6. The fluid heater as claimed in claim 1 wherein a top portion of the coil stack chamber wall is inwardly inclined and defines a rectangular flue gas vent.
7. The fluid heater as claimed in claim 1 wherein the combustion unit comprises a removable combustion unit that comprises a plurality of fluid fuel burners supported by an outer wall of the removable combustion unit.
8. The fluid heater as claimed in claim 7 wherein the removable combustion unit further comprises a hollow floor cooled by combustion air exhausted into the combustion chamber.
9. The fluid heater as claimed in claim 8 wherein the removable combustion unit further comprises a combustion air distribution box at a top of the combustion unit, and a plurality of combustion air lines for distributing combustion air from the combustion air distribution box to the burners and combustion air channels for distributing combustion air to the hollow combustion unit floor in substantially equal proportions.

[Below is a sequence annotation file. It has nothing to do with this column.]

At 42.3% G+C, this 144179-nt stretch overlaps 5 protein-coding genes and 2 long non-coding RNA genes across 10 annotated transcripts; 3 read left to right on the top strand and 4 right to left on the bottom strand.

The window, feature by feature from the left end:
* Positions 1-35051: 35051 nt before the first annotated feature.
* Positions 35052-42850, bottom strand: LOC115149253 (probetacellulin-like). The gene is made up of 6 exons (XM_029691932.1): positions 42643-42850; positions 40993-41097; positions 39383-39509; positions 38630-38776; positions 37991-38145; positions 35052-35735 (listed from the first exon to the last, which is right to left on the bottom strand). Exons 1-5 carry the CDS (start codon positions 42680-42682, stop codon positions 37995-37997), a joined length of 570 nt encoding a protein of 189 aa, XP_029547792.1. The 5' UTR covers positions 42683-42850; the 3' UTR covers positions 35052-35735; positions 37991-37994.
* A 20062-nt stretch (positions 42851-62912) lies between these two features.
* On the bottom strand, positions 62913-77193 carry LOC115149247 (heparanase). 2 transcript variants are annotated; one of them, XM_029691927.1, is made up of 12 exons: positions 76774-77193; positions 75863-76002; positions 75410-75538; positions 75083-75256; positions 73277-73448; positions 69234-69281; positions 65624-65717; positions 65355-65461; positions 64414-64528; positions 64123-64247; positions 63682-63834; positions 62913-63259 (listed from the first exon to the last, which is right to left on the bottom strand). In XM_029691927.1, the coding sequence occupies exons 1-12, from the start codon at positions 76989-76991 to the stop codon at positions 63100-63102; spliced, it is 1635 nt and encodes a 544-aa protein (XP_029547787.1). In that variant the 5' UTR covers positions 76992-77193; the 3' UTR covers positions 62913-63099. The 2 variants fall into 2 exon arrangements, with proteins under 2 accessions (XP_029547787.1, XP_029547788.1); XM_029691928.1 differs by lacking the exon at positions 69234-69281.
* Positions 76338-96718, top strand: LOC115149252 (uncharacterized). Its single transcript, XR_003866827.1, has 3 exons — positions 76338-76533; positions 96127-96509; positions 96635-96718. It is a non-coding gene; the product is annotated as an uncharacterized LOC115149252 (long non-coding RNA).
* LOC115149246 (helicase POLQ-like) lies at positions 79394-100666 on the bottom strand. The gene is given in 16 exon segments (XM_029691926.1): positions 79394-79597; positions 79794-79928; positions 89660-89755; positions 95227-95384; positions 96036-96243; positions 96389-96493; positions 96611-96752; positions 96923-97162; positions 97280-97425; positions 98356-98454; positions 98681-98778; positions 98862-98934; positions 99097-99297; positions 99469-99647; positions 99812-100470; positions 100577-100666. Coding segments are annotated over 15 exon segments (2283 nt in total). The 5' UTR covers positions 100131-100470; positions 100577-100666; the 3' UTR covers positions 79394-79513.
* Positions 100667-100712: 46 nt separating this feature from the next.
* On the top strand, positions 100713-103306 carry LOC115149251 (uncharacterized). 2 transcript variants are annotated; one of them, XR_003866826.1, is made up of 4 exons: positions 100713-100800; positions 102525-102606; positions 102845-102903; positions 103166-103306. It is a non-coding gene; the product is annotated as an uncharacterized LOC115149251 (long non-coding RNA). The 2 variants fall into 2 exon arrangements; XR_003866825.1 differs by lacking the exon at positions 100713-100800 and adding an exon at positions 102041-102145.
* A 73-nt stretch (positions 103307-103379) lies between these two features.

10. The fluid heater as claimed in claim 7 wherein a nozzle end of each of the fluid fuel burners is surrounded by a ceramic combustion cone.
11. The fluid heater as claimed in claim 10 wherein the removable combustion unit further comprises a gaseous fuel ignition system for igniting the fluid fuel burners.
12. The fluid heater as claimed in claim 7 wherein the removable combustion unit further comprises at least one fluid fuel preheater located inside the outer wall for preheating the fluid fuel before it is supplied to the fluid fuel burners.
13. The fluid heater as claimed in claim 7 further comprising a fluid fuel tank with a sealed hollow tube in a bottom of the fluid fuel tank through which heating fluid is circulated around a tube containing the fluid fuel to preheat the fluid fuel before the fluid fuel is delivered to combustion unit.